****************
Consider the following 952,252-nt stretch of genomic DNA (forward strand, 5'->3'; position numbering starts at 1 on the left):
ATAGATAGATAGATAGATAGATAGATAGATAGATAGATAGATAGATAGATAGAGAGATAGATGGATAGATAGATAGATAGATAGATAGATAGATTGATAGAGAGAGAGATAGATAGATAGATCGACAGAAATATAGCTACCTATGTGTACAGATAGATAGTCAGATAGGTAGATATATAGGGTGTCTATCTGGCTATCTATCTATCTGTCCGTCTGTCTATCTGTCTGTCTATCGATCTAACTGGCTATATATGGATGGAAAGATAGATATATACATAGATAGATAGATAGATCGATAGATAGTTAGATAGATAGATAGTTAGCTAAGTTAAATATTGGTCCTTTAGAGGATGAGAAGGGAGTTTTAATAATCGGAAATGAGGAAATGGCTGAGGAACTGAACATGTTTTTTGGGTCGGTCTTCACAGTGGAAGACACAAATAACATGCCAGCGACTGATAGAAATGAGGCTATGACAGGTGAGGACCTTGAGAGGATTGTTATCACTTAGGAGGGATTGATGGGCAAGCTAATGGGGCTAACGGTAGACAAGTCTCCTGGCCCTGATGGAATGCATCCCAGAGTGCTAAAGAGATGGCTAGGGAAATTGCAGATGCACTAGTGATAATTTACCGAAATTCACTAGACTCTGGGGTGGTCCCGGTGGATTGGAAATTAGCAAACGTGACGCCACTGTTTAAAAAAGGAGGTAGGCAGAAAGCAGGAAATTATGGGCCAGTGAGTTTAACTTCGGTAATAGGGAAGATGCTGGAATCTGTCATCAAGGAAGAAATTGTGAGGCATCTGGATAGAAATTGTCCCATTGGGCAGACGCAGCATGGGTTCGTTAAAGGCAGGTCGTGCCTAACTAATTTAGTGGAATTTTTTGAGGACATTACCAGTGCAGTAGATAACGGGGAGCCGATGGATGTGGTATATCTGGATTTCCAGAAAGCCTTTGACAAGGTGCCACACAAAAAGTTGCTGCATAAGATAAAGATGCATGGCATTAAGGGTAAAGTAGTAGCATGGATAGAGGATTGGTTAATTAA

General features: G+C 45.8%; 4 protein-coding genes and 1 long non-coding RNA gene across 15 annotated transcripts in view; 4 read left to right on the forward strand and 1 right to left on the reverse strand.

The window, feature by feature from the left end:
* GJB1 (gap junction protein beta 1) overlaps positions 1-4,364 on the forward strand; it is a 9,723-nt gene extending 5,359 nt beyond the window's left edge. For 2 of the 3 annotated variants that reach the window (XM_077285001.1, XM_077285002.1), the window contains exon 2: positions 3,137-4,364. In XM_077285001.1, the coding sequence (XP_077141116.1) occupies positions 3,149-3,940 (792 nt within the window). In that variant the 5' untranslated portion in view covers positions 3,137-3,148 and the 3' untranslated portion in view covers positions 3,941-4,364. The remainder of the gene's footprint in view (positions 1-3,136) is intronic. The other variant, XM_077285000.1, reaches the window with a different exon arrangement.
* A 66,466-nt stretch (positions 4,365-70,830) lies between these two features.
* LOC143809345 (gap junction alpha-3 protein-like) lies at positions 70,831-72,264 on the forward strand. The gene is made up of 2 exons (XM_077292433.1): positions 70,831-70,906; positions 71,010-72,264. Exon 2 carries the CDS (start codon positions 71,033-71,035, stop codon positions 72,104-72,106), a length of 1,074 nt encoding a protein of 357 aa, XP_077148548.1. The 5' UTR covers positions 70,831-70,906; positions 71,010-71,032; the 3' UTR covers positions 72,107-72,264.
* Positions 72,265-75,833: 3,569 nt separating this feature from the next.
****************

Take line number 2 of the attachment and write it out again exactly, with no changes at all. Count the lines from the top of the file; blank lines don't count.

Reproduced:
ATAGATAGATAGATAGATAGATAGATAGATAGATAGATAGATAGATAGATAGAGAGATAGATGGATAGATAGATAGATAGATAGATAGATAGATTGATAGAGAGAGAGATAGATAGATAGATCGACAGAAATATAGCTACCTATGTGTACAGATAGATAGTCAGATAGGTAGATATATAGGGTGTCTATCTGGCTATCTATCTATCTGTCCGTCTGTCTATCTGTCTGTCTATCGATCTAACTGGCTATATATGGATGGAAAGATAGATATATACATAGATAGATAGATAGATCGATAGATAGTTAGATAGATAGATAGTTAGCTAAGTTAAATATTGGTCCTTTAGAGGATGAGAAGGGAGTTTTAATAATCGGAAATGAGGAAATGGCTGAGGAACTGAACATGTTTTTTGGGTCGGTCTTCACAGTGGAAGACACAAATAACATGCCAGCGACTGATAGAAATGAGGCTATGACAGGTGAGGACCTTGAGAGGATTGTTATCACTTAGGAGGGATTGATGGGCAAGCTAATGGGGCTAACGGTAGACAAGTCTCCTGGCCCTGATGGAATGCATCCCAGAGTGCTAAAGAGATGGCTAGGGAAATTGCAGATGCACTAGTGATAATTTACCGAAATTCACTAGACTCTGGGGTGGTCCCGGTGGATTGGAAATTAGCAAACGTGACGCCACTGTTTAAAAAAGGAGGTAGGCAGAAAGCAGGAAATTATGGGCCAGTGAGTTTAACTTCGGTAATAGGGAAGATGCTGGAATCTGTCATCAAGGAAGAAATTGTGAGGCATCTGGATAGAAATTGTCCCATTGGGCAGACGCAGCATGGGTTCGTTAAAGGCAGGTCGTGCCTAACTAATTTAGTGGAATTTTTTGAGGACATTACCAGTGCAGTAGATAACGGGGAGCCGATGGATGTGGTATATCTGGATTTCCAGAAAGCCTTTGACAAGGTGCCACACAAAAAGTTGCTGCATAAGATAAAGATGCATGGCATTAAGGGTAAAGTAGTAGCATGGATAGAGGATTGGTTAATTAA